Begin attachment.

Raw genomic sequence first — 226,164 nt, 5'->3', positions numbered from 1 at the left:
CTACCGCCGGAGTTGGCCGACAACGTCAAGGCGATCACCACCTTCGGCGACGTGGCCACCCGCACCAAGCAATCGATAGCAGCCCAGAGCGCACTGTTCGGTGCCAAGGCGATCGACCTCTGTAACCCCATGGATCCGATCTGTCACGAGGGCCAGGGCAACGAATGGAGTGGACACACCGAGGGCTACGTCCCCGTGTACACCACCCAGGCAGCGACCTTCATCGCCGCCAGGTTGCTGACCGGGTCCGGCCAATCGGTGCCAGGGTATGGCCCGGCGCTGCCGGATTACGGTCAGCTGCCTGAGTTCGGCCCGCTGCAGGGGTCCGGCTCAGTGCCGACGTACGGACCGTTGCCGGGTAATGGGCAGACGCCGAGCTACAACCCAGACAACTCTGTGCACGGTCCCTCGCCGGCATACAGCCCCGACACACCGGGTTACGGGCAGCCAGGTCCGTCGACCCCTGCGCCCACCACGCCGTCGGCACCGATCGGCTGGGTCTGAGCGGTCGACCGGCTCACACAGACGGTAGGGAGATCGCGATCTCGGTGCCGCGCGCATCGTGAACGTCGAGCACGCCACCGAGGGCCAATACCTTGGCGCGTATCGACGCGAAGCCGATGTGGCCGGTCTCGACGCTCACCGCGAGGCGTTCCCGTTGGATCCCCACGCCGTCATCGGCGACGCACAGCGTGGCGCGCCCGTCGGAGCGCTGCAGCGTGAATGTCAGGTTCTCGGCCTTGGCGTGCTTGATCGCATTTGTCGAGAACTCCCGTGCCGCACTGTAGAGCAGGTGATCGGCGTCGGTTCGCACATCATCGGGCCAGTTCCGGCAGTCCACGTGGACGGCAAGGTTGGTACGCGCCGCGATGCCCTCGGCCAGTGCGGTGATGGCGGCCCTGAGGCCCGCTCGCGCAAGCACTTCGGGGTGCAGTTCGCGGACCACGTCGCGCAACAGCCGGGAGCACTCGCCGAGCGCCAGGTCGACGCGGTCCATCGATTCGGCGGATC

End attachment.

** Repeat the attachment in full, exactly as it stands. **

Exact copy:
Raw genomic sequence first — 226,164 nt, 5'->3', positions numbered from 1 at the left:
CTACCGCCGGAGTTGGCCGACAACGTCAAGGCGATCACCACCTTCGGCGACGTGGCCACCCGCACCAAGCAATCGATAGCAGCCCAGAGCGCACTGTTCGGTGCCAAGGCGATCGACCTCTGTAACCCCATGGATCCGATCTGTCACGAGGGCCAGGGCAACGAATGGAGTGGACACACCGAGGGCTACGTCCCCGTGTACACCACCCAGGCAGCGACCTTCATCGCCGCCAGGTTGCTGACCGGGTCCGGCCAATCGGTGCCAGGGTATGGCCCGGCGCTGCCGGATTACGGTCAGCTGCCTGAGTTCGGCCCGCTGCAGGGGTCCGGCTCAGTGCCGACGTACGGACCGTTGCCGGGTAATGGGCAGACGCCGAGCTACAACCCAGACAACTCTGTGCACGGTCCCTCGCCGGCATACAGCCCCGACACACCGGGTTACGGGCAGCCAGGTCCGTCGACCCCTGCGCCCACCACGCCGTCGGCACCGATCGGCTGGGTCTGAGCGGTCGACCGGCTCACACAGACGGTAGGGAGATCGCGATCTCGGTGCCGCGCGCATCGTGAACGTCGAGCACGCCACCGAGGGCCAATACCTTGGCGCGTATCGACGCGAAGCCGATGTGGCCGGTCTCGACGCTCACCGCGAGGCGTTCCCGTTGGATCCCCACGCCGTCATCGGCGACGCACAGCGTGGCGCGCCCGTCGGAGCGCTGCAGCGTGAATGTCAGGTTCTCGGCCTTGGCGTGCTTGATCGCATTTGTCGAGAACTCCCGTGCCGCACTGTAGAGCAGGTGATCGGCGTCGGTTCGCACATCATCGGGCCAGTTCCGGCAGTCCACGTGGACGGCAAGGTTGGTACGCGCCGCGATGCCCTCGGCCAGTGCGGTGATGGCGGCCCTGAGGCCCGCTCGCGCAAGCACTTCGGGGTGCAGTTCGCGGACCACGTCGCGCAACAGCCGGGAGCACTCGCCGAGCGCCAGGTCGACGCGGTCCATCGATTCGGCGGATC